Mrs. Patel is so pale I hardly recognize her. She'd been one of our best patients — quiet, clean, and uncomplaining. The staff would have been quite sorry to lose her if it wasn't for her rellies, who were so demanding and suspicious of the hospital that everyone was glad to see the back of them. I sign the form and hand it to Swain.
"I hope you don't mind a joke, doctor," he says as he passes the receipt across.
"No," I say. "As a matter of fact, I'm going to Wales this weekend."
"Ah, a romantic getaway?"
And Swain, who lays out bodies every day and talks to them and reads to them from his paper, blushes. The roll of fat at his neck goes bright red against the collar of his white coat.
"I'm so sorry," he says.
My Father Fishes With His Bare Hands
On the morning of the funeral, I look out the window of my father's cottage and see him up to his ankles in the waters of the stream. He is crouching over rocks and encircling them in his arms. From this distance it looks as if he is trying to get a grip and heave them out of the streambed, but I know he's just running his fingers around them, feeling for trout. I watch him for ten minutes as he moves from rock to rock, wading unsteadily through the water. Then I pull an anorak over my robe and push my bare feet into my shoes and go out to fetch him.
He calls it trout tickling. It's an old poacher's method. "No rod, no line, no hooks, no nets. No incriminating evidence," as he says.
I don't want to go all the way down the field, but I don't want to shout to him. It's too early and I don't want to hear my voice ringing off the stone walls and slate roofs of the village. Besides, he'll accuse me of scaring off the fish. Everything I do always scares off the fish. Standing on the bank, my shadow on the water scares them off. Running beside the stream as a child, my footsteps scared them off. Little grains of earth rolled down the bank and alerted them. "My setting foot in Wales scares them off," I tell him.
"You'll catch your death," he says when I get close. He doesn't turn round. He has his head cocked, looking away into the distance, concentrating on his fingertips under the surface. I look at his feet in the water. They are so white they shine. I wonder what kind of feeling he can have in his fingers. He closes his hands and draws them out empty and dripping.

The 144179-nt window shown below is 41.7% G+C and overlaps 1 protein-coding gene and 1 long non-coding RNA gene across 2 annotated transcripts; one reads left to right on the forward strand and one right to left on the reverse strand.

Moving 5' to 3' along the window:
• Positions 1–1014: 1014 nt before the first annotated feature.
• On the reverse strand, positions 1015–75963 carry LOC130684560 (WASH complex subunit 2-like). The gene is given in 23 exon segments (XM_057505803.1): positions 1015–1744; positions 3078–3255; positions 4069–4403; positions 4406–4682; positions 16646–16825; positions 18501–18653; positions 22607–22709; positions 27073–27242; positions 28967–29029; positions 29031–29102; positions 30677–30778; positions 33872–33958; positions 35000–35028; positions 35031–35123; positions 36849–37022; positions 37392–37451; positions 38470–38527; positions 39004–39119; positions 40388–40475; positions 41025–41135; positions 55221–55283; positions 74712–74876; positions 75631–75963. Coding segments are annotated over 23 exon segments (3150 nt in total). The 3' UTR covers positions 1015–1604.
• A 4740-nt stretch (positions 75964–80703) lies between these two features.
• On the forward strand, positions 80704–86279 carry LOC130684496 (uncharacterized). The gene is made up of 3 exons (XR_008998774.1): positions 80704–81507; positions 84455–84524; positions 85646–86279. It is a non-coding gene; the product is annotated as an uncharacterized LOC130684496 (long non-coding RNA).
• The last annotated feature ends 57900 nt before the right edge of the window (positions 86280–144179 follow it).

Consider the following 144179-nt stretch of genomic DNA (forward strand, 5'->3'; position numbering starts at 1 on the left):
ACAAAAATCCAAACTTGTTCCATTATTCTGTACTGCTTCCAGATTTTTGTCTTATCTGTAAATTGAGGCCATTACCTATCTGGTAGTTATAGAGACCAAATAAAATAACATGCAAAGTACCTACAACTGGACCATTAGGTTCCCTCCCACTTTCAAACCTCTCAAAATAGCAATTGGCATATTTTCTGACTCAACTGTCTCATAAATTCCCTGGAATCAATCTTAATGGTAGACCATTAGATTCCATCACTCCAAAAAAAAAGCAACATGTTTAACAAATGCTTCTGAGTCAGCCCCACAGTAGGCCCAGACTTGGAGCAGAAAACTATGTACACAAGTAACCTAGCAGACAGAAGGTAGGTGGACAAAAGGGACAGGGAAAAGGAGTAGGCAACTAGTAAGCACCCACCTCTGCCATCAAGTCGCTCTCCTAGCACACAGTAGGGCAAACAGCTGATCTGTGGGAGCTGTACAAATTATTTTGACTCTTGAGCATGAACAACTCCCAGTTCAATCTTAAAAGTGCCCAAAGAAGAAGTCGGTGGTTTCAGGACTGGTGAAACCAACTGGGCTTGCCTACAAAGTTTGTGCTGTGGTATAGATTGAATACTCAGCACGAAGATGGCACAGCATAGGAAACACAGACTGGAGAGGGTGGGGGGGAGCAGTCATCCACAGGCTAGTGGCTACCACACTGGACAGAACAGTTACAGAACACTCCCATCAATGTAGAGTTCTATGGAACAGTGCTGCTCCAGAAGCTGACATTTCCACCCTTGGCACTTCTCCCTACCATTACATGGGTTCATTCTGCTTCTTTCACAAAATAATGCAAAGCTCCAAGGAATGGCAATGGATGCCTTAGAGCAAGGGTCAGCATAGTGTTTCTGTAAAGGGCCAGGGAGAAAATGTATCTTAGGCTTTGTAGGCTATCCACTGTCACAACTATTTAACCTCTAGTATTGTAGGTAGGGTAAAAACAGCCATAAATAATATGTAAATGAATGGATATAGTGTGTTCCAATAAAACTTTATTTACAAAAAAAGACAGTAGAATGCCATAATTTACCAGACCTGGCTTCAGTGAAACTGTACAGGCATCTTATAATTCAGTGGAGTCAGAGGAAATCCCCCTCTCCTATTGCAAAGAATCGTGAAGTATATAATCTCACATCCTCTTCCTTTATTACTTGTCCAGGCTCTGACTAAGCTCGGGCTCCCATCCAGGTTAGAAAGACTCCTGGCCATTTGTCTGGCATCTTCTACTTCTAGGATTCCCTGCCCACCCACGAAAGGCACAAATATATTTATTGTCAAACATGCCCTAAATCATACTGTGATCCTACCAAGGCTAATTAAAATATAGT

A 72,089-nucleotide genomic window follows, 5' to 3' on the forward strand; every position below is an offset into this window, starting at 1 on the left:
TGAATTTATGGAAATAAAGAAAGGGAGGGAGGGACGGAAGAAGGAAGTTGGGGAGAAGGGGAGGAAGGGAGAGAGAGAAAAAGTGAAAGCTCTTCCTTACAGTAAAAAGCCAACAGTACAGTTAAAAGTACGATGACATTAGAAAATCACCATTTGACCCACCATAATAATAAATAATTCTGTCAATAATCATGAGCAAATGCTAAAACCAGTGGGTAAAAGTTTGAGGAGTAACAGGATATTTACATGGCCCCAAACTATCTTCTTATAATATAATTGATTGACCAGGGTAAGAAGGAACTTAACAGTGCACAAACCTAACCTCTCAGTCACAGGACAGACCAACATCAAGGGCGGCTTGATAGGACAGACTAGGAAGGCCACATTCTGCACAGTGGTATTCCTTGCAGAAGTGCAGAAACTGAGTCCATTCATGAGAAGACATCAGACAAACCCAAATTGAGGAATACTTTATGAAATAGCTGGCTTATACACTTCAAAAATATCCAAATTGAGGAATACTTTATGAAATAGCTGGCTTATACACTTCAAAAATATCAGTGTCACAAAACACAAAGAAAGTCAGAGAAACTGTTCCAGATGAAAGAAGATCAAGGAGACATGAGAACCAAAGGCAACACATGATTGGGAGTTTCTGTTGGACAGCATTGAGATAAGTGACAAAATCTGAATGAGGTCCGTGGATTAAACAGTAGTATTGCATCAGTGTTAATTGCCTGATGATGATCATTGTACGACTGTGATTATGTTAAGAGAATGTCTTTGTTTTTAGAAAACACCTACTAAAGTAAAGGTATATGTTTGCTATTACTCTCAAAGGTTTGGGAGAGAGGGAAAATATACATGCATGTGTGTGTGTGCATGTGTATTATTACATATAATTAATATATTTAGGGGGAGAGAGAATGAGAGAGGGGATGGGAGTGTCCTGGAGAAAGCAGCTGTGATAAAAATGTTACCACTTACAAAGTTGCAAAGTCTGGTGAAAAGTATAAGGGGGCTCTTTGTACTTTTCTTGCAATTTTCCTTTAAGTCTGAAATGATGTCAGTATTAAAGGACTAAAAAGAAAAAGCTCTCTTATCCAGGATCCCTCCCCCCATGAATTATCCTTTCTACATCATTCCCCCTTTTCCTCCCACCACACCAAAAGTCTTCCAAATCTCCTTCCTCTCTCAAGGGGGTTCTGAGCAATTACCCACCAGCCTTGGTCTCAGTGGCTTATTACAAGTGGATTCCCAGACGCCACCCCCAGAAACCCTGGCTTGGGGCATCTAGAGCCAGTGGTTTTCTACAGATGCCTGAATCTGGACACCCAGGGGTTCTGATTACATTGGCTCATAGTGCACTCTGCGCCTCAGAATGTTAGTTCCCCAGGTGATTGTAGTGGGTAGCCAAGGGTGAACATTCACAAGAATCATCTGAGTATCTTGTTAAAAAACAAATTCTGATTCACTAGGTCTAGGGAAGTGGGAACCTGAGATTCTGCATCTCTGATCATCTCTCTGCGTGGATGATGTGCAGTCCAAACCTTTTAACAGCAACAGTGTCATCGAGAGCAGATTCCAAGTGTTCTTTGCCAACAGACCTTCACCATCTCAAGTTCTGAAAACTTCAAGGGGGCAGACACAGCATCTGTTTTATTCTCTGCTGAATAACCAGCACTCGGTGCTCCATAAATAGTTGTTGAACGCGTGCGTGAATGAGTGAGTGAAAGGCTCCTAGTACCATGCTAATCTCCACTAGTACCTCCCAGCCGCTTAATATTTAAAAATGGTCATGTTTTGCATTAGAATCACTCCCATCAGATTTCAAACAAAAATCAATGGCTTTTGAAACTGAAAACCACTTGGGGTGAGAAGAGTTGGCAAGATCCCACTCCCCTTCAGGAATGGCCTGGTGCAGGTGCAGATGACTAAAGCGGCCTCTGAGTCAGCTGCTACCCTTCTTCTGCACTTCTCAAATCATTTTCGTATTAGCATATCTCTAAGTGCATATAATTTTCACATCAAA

"Look who's talking. You better come in. It's time to get ready."
"Another ten minutes," he says. "%u used to be able to pull them out of here in a bucket. But I know there's at least one bugger left. I saw him with the boy."
He looks back at the stream, choosing another rock.
"Come on. I'm freezing my bollocks off here." He begins to bend down. I look around and go over to the nearest molehill and scoop up two handfuls of loose earth and throw them in the water upstream from him.
"What the bloody hell are you doing?"
"Out," I say. "Now." 1 clap my hands together and the dirt flies off them.
"You're worse than your mother," he says, but he wades to the bank and I give him my hand.
"You're a sight." Standing on the bank with his old trousers rolled up past his knees and his shirtsleeves pushed up past his elbows, he looks like a child who's grown out of his clothes.
"You can talk," he says. I pass him his shoes and socks and let him lean on my shoulder to pull them on. I put an arm round his waist to steady him, but he shakes it off.
"I can manage."
I don't want to start anything this morning. Last night, I arrived and heard the kettle whistling from the street. When I went inside it was glowing red-hot and the whole cottage was full of steam. I ran through all the rooms thinking he'd had a stroke, and then I found him sitting on the wall out back looking down toward the stream. "It's only a kettle," he said innocently, and I said, "The last time it was only a microwave."
I start back toward the cottage, picking my way around the piles of sheep droppings scattered everywhere. "I'll never understand why you let their sheep in here. We could repair the wall in an afternoon."
"They keep the grass down."
"They fertilize it so it grows more. Sheep aren't as dumb as they look."
"Your grandmother used to pick up horse droppings in her handkerchief and bring diem back in her handbag for her roses."
I stop and put my arm on his shoulder. "Don't give yourself any ideas."
The Ugliest House in the World